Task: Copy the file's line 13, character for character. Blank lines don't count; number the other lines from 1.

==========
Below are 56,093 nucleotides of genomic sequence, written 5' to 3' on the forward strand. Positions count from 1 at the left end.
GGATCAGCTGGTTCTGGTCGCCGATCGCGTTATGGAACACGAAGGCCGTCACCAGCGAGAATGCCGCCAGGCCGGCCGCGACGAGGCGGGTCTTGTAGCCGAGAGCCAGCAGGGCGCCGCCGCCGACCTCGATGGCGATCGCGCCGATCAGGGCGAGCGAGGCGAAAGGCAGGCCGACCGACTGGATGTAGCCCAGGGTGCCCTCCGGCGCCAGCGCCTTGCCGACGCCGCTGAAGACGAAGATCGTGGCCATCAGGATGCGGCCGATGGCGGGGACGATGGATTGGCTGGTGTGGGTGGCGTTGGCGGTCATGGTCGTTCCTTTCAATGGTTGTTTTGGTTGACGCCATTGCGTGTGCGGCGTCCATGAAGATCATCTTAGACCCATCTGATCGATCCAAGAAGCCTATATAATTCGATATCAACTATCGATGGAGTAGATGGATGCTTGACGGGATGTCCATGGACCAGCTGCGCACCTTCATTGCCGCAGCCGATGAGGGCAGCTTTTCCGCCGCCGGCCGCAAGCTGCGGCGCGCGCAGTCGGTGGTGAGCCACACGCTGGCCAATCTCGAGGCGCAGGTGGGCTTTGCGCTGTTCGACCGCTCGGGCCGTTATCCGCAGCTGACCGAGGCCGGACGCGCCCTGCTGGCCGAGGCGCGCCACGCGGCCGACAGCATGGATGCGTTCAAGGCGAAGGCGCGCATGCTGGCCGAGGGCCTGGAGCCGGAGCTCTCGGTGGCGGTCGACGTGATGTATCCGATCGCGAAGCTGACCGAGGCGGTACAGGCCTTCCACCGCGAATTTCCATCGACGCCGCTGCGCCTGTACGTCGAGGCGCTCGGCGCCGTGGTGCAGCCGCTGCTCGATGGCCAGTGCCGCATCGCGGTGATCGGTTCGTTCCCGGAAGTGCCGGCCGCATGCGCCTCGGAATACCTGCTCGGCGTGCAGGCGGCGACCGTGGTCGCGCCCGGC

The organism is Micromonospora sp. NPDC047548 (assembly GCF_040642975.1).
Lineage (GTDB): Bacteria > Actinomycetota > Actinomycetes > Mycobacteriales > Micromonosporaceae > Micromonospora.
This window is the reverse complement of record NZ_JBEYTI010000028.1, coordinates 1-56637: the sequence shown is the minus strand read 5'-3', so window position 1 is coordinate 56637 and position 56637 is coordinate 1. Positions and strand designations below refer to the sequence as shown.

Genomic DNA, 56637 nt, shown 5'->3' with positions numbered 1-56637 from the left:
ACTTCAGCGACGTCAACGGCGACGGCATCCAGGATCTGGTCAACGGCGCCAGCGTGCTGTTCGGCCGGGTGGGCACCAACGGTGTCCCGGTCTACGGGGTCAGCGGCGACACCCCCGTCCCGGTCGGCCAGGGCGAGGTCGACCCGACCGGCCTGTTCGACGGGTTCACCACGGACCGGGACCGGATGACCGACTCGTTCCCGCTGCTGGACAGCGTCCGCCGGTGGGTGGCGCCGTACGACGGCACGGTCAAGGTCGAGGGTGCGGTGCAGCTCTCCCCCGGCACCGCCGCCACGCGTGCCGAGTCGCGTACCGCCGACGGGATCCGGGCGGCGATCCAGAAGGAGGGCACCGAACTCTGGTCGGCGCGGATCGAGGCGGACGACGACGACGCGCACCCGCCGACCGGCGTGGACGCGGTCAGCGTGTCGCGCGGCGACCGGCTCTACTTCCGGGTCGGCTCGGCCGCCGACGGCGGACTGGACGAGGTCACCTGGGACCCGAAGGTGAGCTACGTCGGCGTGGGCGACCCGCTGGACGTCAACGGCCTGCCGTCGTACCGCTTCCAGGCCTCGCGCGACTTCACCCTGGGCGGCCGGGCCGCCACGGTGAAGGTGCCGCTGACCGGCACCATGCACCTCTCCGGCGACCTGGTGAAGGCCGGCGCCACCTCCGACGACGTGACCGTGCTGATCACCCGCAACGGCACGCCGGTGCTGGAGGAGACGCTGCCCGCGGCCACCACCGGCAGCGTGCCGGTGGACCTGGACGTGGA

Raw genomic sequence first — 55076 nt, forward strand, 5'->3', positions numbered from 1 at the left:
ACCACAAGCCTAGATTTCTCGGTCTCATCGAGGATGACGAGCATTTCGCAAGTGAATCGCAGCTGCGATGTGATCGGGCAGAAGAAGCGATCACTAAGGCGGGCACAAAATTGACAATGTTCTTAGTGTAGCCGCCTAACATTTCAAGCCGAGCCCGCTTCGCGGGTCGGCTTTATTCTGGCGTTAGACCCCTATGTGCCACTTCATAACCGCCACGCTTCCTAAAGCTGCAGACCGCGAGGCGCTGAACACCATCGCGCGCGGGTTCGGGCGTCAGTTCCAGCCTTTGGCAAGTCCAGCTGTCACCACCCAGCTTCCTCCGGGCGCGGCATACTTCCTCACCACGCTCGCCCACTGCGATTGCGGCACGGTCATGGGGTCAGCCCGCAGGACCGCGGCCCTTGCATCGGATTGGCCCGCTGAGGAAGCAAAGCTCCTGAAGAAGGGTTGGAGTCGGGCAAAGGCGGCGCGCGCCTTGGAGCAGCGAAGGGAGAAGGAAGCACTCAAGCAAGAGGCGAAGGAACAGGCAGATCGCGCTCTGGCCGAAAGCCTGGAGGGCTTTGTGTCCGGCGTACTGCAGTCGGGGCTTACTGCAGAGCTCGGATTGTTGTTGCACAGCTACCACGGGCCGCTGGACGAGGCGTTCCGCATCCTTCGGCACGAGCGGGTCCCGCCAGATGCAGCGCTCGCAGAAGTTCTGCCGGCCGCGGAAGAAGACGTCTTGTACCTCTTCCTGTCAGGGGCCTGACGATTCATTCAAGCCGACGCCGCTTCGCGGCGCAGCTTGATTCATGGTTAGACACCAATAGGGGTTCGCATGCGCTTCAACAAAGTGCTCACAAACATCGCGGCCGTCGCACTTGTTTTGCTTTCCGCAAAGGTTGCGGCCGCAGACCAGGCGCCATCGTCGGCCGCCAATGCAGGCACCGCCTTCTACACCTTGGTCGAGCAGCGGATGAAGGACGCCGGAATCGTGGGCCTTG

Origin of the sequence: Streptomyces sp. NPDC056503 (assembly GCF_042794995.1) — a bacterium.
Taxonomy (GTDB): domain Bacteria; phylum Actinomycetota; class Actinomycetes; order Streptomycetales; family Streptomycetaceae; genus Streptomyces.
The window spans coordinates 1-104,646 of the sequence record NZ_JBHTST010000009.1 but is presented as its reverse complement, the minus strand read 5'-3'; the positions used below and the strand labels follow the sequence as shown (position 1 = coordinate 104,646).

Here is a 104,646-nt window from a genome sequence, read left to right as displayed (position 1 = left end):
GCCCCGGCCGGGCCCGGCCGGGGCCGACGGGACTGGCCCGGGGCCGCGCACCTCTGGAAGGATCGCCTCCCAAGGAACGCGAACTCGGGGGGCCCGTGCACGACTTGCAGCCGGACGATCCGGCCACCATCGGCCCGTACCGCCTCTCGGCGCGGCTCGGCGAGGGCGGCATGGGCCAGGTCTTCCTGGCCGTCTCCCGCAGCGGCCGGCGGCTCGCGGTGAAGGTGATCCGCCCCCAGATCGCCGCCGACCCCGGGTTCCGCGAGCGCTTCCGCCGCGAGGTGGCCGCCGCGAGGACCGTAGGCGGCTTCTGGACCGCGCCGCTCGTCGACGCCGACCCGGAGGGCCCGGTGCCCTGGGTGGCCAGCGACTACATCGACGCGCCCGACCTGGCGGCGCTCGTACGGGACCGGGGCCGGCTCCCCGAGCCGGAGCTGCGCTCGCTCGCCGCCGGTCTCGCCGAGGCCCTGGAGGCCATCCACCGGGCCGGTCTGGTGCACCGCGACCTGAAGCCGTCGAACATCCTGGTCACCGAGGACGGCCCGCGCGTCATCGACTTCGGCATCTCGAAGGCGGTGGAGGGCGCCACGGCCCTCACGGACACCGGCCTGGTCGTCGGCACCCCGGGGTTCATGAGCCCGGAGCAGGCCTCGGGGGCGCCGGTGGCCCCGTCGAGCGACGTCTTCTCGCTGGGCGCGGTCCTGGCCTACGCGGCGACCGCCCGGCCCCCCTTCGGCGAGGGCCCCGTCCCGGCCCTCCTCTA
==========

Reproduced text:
Here is a 104,646-nt window from a genome sequence, read left to right as displayed (position 1 = left end):